- A summary of the major financial, performance, and length-of-term provisions in actual or anticipated public-private partnership agreements.
Bill C: Concerning the acquisition of drivers’ licenses by certain persons in the custody of the state department of human services.
This bill creates a grant program within the Department of Human Services (department) to reimburse counties for the cost of driver education classes for 15- to 17-year-old youth in foster care. The state board of human services must promulgate rules to administer the program. Each county that receives a grant must submit an annual report to the department, and the department must submit an annual summary report to the General Assembly. The program repeals on September 1, 2030, pending a sunset review.
The bill clarifies that county departments of human or social services are not liable for any injury that may occur while a youth in foster care is receiving driving instruction. The bill also clarifies that a certified court order is sufficient documentation for eligible foster youth to apply for driver licenses.
Bill D: Concerning permanent authorization for third-party providers to perform vehicle identification number verification inspections for commercial vehicles.
Under current law, the Colorado state patrol administers a pilot program that allows a third-party transportation organization to perform vehicle identification number (VIN) verifications on commercial vehicles. This bill makes the program permanent.
Bill E: Concerning the creation of a single annual fleet overweight permit for a commercial motor vehicle fleet that includes both vehicles that have a quad axle grouping and vehicle combinations with a trailer that has two or three axles.
Under current law, owners of commercial motor-vehicle fleets may apply to the department of transportation for two separate annual non-interstate overweight divisible load permits: quad axle and two- or three-axle trailer. The bill combines the two permits and creates one annual fleet permit for non-interstate overweight divisible load quad axles and two- or three-axle trailers.
To review the bills recommended by the Transportation Legislative Review Committee, please visit the committee’s website. For questions concerning the legislation, please contact Jason Gelender or Jery Payne.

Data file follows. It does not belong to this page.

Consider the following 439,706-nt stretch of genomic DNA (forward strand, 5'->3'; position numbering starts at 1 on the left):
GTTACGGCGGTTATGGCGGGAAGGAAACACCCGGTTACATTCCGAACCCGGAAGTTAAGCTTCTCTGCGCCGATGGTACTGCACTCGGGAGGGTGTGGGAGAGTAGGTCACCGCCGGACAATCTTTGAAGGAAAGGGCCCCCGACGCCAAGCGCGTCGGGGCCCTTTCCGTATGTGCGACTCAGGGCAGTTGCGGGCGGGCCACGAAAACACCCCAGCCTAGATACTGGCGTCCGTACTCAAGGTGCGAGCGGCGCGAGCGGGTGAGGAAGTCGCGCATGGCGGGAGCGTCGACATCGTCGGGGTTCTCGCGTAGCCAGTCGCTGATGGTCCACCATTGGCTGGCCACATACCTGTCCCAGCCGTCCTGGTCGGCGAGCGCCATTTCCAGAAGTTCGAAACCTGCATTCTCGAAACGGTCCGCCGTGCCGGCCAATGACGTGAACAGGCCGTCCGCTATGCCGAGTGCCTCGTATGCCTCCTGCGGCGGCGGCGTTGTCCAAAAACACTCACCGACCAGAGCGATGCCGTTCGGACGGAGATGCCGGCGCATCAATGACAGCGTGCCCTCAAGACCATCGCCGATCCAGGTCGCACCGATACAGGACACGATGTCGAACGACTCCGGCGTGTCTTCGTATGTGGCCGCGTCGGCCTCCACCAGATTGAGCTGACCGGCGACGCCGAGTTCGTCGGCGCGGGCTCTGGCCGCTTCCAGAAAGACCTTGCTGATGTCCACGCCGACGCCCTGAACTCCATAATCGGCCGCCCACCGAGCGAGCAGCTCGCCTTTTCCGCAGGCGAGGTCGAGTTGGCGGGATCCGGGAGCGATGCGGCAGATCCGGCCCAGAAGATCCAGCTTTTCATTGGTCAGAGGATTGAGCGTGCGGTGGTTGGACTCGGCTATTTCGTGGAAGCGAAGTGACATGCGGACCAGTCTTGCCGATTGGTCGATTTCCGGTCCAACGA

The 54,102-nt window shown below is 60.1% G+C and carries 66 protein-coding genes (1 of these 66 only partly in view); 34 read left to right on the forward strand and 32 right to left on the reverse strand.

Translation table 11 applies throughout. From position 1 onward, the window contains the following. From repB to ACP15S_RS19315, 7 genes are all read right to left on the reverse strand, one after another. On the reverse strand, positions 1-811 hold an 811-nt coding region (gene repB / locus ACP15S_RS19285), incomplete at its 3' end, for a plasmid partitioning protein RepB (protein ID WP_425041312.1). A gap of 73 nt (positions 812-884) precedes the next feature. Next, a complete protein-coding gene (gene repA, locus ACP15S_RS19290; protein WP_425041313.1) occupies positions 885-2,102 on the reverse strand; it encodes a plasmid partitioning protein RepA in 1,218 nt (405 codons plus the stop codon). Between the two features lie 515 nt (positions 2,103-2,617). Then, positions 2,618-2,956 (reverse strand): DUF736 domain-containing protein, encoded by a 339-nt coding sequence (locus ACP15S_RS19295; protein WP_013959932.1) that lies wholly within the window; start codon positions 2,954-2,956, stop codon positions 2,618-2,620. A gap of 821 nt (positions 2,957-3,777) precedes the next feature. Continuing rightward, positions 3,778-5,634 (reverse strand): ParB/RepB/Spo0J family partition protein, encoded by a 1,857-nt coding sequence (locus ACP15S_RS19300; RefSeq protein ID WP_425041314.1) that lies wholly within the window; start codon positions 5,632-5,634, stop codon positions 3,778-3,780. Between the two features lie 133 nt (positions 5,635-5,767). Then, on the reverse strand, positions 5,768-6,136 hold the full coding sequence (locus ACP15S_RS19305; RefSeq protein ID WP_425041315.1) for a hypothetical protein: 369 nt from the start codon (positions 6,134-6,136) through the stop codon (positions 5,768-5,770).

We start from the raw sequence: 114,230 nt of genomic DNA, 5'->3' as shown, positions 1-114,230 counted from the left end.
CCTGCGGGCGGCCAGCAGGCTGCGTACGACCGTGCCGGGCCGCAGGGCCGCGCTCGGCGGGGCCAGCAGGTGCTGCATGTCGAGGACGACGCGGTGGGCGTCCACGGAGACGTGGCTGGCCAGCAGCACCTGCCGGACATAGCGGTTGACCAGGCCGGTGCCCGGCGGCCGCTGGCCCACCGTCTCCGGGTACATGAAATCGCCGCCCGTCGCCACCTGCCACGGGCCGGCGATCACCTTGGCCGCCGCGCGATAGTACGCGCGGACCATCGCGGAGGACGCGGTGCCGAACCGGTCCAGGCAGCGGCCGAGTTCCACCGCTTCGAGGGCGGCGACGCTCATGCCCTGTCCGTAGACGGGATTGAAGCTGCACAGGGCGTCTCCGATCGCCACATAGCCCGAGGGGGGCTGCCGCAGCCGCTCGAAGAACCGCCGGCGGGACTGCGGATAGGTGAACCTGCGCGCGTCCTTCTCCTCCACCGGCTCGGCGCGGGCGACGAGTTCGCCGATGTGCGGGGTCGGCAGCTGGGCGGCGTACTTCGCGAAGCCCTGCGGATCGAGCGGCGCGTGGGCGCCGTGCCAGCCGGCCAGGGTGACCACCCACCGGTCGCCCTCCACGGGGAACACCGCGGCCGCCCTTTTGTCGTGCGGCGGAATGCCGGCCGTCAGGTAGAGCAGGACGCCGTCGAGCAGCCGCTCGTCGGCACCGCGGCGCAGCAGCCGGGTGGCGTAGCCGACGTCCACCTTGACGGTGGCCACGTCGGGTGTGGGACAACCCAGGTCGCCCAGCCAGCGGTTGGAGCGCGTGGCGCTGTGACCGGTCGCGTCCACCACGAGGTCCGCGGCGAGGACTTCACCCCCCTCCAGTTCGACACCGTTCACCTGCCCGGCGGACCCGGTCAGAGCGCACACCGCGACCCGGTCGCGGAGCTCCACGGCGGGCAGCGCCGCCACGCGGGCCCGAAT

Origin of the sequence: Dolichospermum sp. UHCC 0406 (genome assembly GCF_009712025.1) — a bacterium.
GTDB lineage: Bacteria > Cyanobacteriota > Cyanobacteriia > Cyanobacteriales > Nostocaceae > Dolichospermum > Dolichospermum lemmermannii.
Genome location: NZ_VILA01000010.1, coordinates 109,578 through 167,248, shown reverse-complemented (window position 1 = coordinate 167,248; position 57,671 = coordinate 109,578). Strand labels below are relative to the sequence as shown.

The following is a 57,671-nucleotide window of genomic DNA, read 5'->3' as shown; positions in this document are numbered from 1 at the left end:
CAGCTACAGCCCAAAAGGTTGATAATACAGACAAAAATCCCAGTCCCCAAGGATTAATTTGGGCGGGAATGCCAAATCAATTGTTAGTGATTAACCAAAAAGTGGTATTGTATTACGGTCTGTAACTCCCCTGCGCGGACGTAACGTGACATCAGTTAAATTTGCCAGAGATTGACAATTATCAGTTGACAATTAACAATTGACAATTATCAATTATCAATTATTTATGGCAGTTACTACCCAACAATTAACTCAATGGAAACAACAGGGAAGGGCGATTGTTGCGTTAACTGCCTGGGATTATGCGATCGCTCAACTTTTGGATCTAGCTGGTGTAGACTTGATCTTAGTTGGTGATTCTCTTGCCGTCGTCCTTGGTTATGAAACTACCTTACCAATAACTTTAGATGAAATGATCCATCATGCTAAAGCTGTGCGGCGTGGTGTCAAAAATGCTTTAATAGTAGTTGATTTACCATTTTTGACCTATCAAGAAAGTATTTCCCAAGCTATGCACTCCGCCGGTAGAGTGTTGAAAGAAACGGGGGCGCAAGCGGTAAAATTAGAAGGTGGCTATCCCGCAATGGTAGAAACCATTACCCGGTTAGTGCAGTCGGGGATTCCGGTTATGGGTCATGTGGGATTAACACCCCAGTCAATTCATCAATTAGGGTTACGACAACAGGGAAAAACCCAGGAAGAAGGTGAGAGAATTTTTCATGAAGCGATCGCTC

Wildfire Matters Review Committee
The Wildfire Matters Review Committee is charged with reviewing and proposing legislation or other policy changes related to wildfire prevention, mitigation, and related matters, including public safety and forest health issues. The Committee met three times during the 2019 interim and heard presentations from representatives of a wide variety of entities involved in wildfire prevention, mitigation, and response. Among other presentations, the committee heard from the Division of Fire Prevention and Control within the Department of Public Safety and the federal Bureau of Land Management about state and federal efforts to respond to wildfires. The committee heard from the Colorado State Forest Service and the West Region Wildfire Council about managing the state’s forests. The committee also heard about new technologies used for early detection of wildfires, insurance coverage for wildfires, and the benefits of improving residences to protect against wildfires. The committee heard from the Colorado Resiliency Office within the Department of Local Affairs about its work with local entities to aid in the recovery from natural disasters.
The committee recommended five bills to the Legislative Council for consideration in the 2020 legislative session, all of which were approved.
Bill A: Concerning modifications to the “Forest Restoration and Wildfire Risk Mitigation Act”.
The bill modifies the forest restoration and wildfire mitigation grant program in the Department of Higher Education. Under current law, the grant program’s share of a project cannot exceed 50% of the total cost of the project. The bill allows a project to receive up to 75% of its costs through the grant program if the project is located in an area with fewer economic resources, thereby reducing the applicant’s share to 25 percent. Additionally, the bill:
- Directs the Colorado State Forest Service to establish a policy that specifies the criteria by which a project will satisfy the requirement of being in an area with fewer economic resources;
- Expands the list of eligible recipients to include fire protection districts and nonprofit organizations engaged in firefighting or fire management activities; and
- Extends the grant program repeal date from September 1, 2022, to September 1, 2029.
Bill B: Concerning surplus military vehicles.
The bill clarifies that a surplus military vehicle is not included in the definition of an off-highway vehicle if a municipality, county, or fire protection district uses the surplus military vehicle for firefighting efforts, including mitigation.
Bill C: Concerning the inclusion of firefighters employed by the department of public safety in the division of fire prevention and control in certain employee benefits.
The bill makes benefit changes for Division of Fire Prevention and Control employees in the Department of Public Safety, including insurance for certain heart conditions and cancers, as well as pension benefits.
Bill D: Concerning programs to reduce wildfire risk through outreach to people experiencing homelessness.
The bill creates the wildfire risk reduction through homeless outreach grant program in the Department of Local Affairs (department). The program awards grants to conduct outreach to individuals experiencing homelessness to reduce wildfire risks in the wildland-urban interface. The department is directed to convene a working group to identify emerging, promising, and best practices for conducting this type of outreach and to issue grants consistent with the identified practices.